Reputation Management for Federal Agencies

By Dana Grinshpan

October 3, 2012

Abraham Linclon famously said, "Character is like a tree and reputation its shadow. The shadow is what we think it is and the tree is the real thing." When we're a part of an organization, we experience the real thing--the character of the organization. We often feel frustrated by the disconnect between our experience and the public's view of our organization's reputation.  

That shadow of reputation is a funny thing. It influences the value we associate with the work of others and, with one act, can be irreparably damaged. Remember when a woman charged that she found a finger in her Wendy’s fries? The public was outraged and blamed Wendy’s restaurants immediately. Even though it turned out the woman actually planted the finger there, people were quick to react negatively given all the bad press about fast food chains.

Reputation is so important, that even entire countries are hiring companies to manage their brand. Former Prime Minister of Belgium Guy Verhofstadt, hired a team of image-makers to rebuild his country’s reputation after a series of corruption accusations in the government. As a part of the new image, Belgium introduced a new logo with edgy colors that sports the internet suffix “be.” Prime Minister Tony Blair even launched a “Cool Britannia” campaign to give the impression that the United Kingdom is a central hub for all things media, design, and fashion.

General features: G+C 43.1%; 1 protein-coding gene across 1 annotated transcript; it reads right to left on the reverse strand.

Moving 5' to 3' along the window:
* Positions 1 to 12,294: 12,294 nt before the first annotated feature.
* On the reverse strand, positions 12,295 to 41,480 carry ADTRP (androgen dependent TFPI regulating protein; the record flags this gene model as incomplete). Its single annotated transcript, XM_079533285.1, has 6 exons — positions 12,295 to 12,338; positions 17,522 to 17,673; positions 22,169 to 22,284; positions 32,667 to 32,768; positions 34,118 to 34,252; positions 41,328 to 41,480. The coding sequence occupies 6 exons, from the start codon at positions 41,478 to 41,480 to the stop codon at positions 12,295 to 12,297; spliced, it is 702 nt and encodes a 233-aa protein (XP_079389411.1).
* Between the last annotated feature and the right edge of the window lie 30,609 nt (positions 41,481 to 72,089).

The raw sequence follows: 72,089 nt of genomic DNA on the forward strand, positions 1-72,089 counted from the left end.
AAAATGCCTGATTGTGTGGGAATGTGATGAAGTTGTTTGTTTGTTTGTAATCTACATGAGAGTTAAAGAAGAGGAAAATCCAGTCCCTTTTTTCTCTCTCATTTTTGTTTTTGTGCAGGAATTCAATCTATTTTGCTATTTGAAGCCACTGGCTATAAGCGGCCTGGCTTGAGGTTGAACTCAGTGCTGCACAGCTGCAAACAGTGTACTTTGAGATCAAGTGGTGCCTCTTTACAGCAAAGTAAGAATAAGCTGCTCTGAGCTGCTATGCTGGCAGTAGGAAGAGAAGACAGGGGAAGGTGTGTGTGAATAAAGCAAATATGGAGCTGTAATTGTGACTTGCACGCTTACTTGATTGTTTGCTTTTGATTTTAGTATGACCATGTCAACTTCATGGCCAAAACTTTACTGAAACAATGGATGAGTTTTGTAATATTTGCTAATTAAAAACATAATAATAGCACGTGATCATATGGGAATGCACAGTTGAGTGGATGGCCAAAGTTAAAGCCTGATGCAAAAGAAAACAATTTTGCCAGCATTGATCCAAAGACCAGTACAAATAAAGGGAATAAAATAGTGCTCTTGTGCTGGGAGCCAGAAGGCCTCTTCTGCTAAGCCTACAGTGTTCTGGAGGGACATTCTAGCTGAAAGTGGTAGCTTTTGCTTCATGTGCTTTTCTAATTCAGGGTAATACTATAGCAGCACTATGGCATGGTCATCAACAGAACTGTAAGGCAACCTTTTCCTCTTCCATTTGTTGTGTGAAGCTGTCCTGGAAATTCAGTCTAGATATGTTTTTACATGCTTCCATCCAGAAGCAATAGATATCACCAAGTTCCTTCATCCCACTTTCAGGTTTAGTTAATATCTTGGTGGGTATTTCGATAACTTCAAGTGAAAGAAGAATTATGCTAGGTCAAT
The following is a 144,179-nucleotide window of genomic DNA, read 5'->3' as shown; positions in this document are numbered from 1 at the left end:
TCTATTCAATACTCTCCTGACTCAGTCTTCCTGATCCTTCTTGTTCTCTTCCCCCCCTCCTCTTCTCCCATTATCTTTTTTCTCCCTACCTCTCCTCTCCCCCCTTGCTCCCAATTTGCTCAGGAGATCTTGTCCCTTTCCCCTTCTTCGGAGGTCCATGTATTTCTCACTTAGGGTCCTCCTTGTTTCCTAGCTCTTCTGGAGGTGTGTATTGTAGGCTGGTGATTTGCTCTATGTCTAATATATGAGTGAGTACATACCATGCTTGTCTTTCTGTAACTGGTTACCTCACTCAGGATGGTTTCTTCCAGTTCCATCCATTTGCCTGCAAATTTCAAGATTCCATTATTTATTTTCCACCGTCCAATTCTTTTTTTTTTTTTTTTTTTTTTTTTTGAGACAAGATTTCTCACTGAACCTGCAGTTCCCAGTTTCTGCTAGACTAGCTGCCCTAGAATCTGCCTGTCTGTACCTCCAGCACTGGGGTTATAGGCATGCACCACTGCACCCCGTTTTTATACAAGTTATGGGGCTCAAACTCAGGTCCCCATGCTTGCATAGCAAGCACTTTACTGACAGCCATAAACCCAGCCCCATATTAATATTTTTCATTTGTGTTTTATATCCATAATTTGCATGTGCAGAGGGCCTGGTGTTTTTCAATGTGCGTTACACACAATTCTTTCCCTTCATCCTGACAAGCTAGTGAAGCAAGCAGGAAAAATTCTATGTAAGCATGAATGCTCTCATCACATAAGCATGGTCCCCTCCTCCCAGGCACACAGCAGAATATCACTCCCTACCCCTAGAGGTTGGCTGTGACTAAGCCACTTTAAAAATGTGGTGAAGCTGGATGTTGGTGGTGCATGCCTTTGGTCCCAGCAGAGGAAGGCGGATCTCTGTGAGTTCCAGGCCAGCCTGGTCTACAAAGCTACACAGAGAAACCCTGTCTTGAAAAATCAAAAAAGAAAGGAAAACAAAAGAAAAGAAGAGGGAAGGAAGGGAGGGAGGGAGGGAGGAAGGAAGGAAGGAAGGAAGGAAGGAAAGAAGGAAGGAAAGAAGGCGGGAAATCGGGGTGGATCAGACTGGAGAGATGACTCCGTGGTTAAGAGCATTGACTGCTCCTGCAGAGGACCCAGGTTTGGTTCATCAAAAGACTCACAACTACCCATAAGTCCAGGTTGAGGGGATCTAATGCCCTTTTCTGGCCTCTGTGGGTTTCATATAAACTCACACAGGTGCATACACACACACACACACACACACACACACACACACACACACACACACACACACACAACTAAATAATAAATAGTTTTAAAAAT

If countries can build reputations around the attitudes and images they want to convey, so should agencies. But how is a reputation created?

According to international relations scholars, there are two ways that reputation is created: through the lens of past actions or through the current calculus of the situation. Essentially, reputation can be based on what you have done in the past or what is going on in the current environment that impacts what you are doing. I tend to see reputation being created by a combination of the two. Based on these theories, how can agencies manage their reputations after an image fall-out?

How does your agency address public fall-out?

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Notes from the Research Desk highlights the best practices, salient data and emergent perspectives uncovered by the Government Business Council’s (GBC) team. Each week, Research Manager Dana Grinshpan will share the discoveries most important to federal managers. 


By Dana Grinshpan

October 3, 2012

http://www.govexec.com/excellence/promising-practices/2012/10/reputation-management-federal-agencies/58542/